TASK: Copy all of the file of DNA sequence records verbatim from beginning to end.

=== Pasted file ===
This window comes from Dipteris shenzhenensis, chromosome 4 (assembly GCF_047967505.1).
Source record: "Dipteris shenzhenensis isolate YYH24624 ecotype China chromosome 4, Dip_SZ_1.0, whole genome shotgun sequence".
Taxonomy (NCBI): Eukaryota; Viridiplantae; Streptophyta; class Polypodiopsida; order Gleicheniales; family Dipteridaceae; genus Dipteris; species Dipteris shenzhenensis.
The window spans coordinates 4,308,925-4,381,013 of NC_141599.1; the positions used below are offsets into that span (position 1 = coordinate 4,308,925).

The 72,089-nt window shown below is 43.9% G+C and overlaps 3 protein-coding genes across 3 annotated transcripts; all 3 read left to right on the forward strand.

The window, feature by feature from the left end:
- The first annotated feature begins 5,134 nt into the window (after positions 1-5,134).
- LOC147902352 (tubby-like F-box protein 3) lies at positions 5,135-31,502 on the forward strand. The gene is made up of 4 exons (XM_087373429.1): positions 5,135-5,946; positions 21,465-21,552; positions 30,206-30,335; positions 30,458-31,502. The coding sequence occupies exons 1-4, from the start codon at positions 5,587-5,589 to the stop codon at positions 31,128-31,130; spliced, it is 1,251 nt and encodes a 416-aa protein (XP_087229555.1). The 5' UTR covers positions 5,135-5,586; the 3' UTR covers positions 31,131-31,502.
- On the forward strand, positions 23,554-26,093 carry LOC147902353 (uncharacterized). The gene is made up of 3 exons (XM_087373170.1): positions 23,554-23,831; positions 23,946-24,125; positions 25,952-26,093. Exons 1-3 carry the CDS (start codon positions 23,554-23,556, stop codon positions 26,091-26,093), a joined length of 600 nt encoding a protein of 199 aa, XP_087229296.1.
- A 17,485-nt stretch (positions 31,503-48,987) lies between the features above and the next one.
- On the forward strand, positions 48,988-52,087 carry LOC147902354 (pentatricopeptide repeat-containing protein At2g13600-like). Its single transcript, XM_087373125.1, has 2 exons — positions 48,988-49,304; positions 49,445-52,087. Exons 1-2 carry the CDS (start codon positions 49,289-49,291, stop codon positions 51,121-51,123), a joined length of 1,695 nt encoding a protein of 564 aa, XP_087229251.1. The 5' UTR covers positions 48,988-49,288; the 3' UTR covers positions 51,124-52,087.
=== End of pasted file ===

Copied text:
This window comes from Dipteris shenzhenensis, chromosome 4 (assembly GCF_047967505.1).
Source record: "Dipteris shenzhenensis isolate YYH24624 ecotype China chromosome 4, Dip_SZ_1.0, whole genome shotgun sequence".
Taxonomy (NCBI): Eukaryota; Viridiplantae; Streptophyta; class Polypodiopsida; order Gleicheniales; family Dipteridaceae; genus Dipteris; species Dipteris shenzhenensis.
The window spans coordinates 4,308,925-4,381,013 of NC_141599.1; the positions used below are offsets into that span (position 1 = coordinate 4,308,925).

The 72,089-nt window shown below is 43.9% G+C and overlaps 3 protein-coding genes across 3 annotated transcripts; all 3 read left to right on the forward strand.

The window, feature by feature from the left end:
- The first annotated feature begins 5,134 nt into the window (after positions 1-5,134).
- LOC147902352 (tubby-like F-box protein 3) lies at positions 5,135-31,502 on the forward strand. The gene is made up of 4 exons (XM_087373429.1): positions 5,135-5,946; positions 21,465-21,552; positions 30,206-30,335; positions 30,458-31,502. The coding sequence occupies exons 1-4, from the start codon at positions 5,587-5,589 to the stop codon at positions 31,128-31,130; spliced, it is 1,251 nt and encodes a 416-aa protein (XP_087229555.1). The 5' UTR covers positions 5,135-5,586; the 3' UTR covers positions 31,131-31,502.
- On the forward strand, positions 23,554-26,093 carry LOC147902353 (uncharacterized). The gene is made up of 3 exons (XM_087373170.1): positions 23,554-23,831; positions 23,946-24,125; positions 25,952-26,093. Exons 1-3 carry the CDS (start codon positions 23,554-23,556, stop codon positions 26,091-26,093), a joined length of 600 nt encoding a protein of 199 aa, XP_087229296.1.
- A 17,485-nt stretch (positions 31,503-48,987) lies between the features above and the next one.
- On the forward strand, positions 48,988-52,087 carry LOC147902354 (pentatricopeptide repeat-containing protein At2g13600-like). Its single transcript, XM_087373125.1, has 2 exons — positions 48,988-49,304; positions 49,445-52,087. Exons 1-2 carry the CDS (start codon positions 49,289-49,291, stop codon positions 51,121-51,123), a joined length of 1,695 nt encoding a protein of 564 aa, XP_087229251.1. The 5' UTR covers positions 48,988-49,288; the 3' UTR covers positions 51,124-52,087.